Author: jantjegoe

Summary of the 5th Future Workshop in Mainz

On Saturday, April 1st, doctoral researchers of various Leibniz Institutes from across Germany gathered in Mainz for the Leibniz PhD Network’s 5th Future Workshop. The evening before the event an informal dinner was arranged, which allowed attendees to get to know each other and exchange about diverse topics including life as a doctoral researcher.

The hybrid event, with around 30 in-person attendees, kindly hosted by the Leibniz Institute for Resilience Research (LIR), started with a workshop by Kate Utzschneider on “Resilience: Concepts and Practical Dimensions”. The nearly two-hours’ workshop included brainstorming, group discussions and exercises on the meaning of resilience, stress, mental health, values, self-efficacy, and much more. It was much appreciated by all attendees that actively participated in the workshop.

The workshop was followed by a presentation by network spokesperson Eframir Franco-Díaz introducing the steering committee and the role of the Leibniz PhD Network as well as the different working groups and their members. After a short coffee break working groups Mental Health, Sustainability and Survey presented their current tasks, motivations, and recent outcomes, such as their latest reports and survey results. For example, the recently published sustainability position paper, as well as raising awareness on global on-going issues (mental health, power abuse in academia, etc.).

After a convivial lunch break, on-site and online participants were split into working groups and discussed about ongoing tasks, opportunities, future projects, and key issues.

At the end of the afternoon, each working group presented different ideas and results from their brainstorming sessions. It was a fruitful time which allowed all attendees to participate in the progress of individual working groups and form connections with each other.   

Finally, an informal dinner concluded this successful meeting in a familiar atmosphere.

To sum up, the Leibniz PhD Network’s 5th Future Workshop allowed exchange among fellow doctoral researchers, for each working group to gain new members, for current members to meet in real life and to learn about oneself. The Steering Committee also reassured that each member of the PhD Network can turn to the steering committee if any issue affects them and stressed on the solidarity of the doctoral researchers of the different Leibniz Association institutes and museums.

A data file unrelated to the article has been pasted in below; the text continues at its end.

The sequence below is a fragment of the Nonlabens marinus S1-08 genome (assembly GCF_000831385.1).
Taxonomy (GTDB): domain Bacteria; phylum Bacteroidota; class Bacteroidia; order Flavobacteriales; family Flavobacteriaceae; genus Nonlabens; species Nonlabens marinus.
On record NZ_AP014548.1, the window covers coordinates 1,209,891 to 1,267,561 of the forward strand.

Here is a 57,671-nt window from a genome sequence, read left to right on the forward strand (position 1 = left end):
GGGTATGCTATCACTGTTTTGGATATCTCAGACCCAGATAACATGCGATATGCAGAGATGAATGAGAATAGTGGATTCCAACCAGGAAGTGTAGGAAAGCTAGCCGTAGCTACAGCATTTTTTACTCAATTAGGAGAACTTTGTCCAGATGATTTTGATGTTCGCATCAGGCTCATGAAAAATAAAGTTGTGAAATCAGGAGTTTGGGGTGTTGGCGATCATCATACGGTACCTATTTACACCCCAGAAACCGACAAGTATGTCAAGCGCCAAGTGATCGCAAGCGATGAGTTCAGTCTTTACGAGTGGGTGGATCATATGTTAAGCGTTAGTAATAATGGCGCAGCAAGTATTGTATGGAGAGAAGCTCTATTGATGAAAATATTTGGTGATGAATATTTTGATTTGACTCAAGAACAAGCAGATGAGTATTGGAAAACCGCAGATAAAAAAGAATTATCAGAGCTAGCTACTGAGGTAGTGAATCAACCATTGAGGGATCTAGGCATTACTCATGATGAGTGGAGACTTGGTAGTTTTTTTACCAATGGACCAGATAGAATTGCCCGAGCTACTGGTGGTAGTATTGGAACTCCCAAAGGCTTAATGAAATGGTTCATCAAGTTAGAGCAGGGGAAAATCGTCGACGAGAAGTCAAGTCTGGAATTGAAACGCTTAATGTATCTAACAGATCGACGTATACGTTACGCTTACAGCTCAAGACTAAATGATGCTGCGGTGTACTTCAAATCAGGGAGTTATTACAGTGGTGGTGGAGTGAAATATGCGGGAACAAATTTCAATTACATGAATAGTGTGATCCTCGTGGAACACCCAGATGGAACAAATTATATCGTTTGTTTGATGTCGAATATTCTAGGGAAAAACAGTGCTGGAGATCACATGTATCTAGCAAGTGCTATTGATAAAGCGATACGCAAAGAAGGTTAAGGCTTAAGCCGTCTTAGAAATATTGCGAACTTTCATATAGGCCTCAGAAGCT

Author: Armelle Ballian (Senckenberg Biodiversität und Klima Forschungszentrum)

Photos: Eframir Franco-Díaz (Leibniz-Institut für Atmosphärenphysik)

Avoiding a mental health crisis in academia (and beyond)

In the latest issue of the Leibniz Magazine, an article was published, in which a doctoral researcher, a resilience researcher and three managers were interviewed on the topic of mental health at the workplace. Among them Pankhuri Saxena, a former Spokesperson (2020/2021) of the Leibniz PhD Network.

The number of people missing work due to mental health issues is rising, a trend not only present in science and research. Due to the increasingly competitive nature of academia, early-career researchers increasingly suffer from uncertainty, pressure, and stress. The intense pressure and demands of a doctorate can take a toll on a person’s mental well-being, leading to symptoms of anxiety and depression. If you are interested in the interview have a read here.

In November 2021 the “Guide to Mental Health during the PhD” was passed by the Leibniz Association. It was collated by Sebastian Lentz (director of the Leibniz-Institut für Länderkunde) in close collaboration with Leibniz institutes and the Leibniz PhD Network. The guide states three fields of action: raising awareness, prevention, and counselling, while it also provides recommendations of measures to be taken. You can find the guide here.

Yet, Jan Klenke (former Spokesperson 2020/2021) critically comments:

“There are still many PhDs on scholarships (i.e., without an official working contract and in voluntary statutory health insurance). This situation enhances the described (mental health) problems in this group. At the same time, this group isn’t on anyone’s budget plan and is usually not mentioned in target agreements. In many cases, the doctoral students are without proper guidance, even if they ask for more supervision.”

Mental health (during the PhD) remains an important topic, seemingly for the foreseeable future. Let us know your ideas and comments on the topic. What would you need to reduce mental stress during your PhD? Leave us a comment or get in touch on our social media platforms.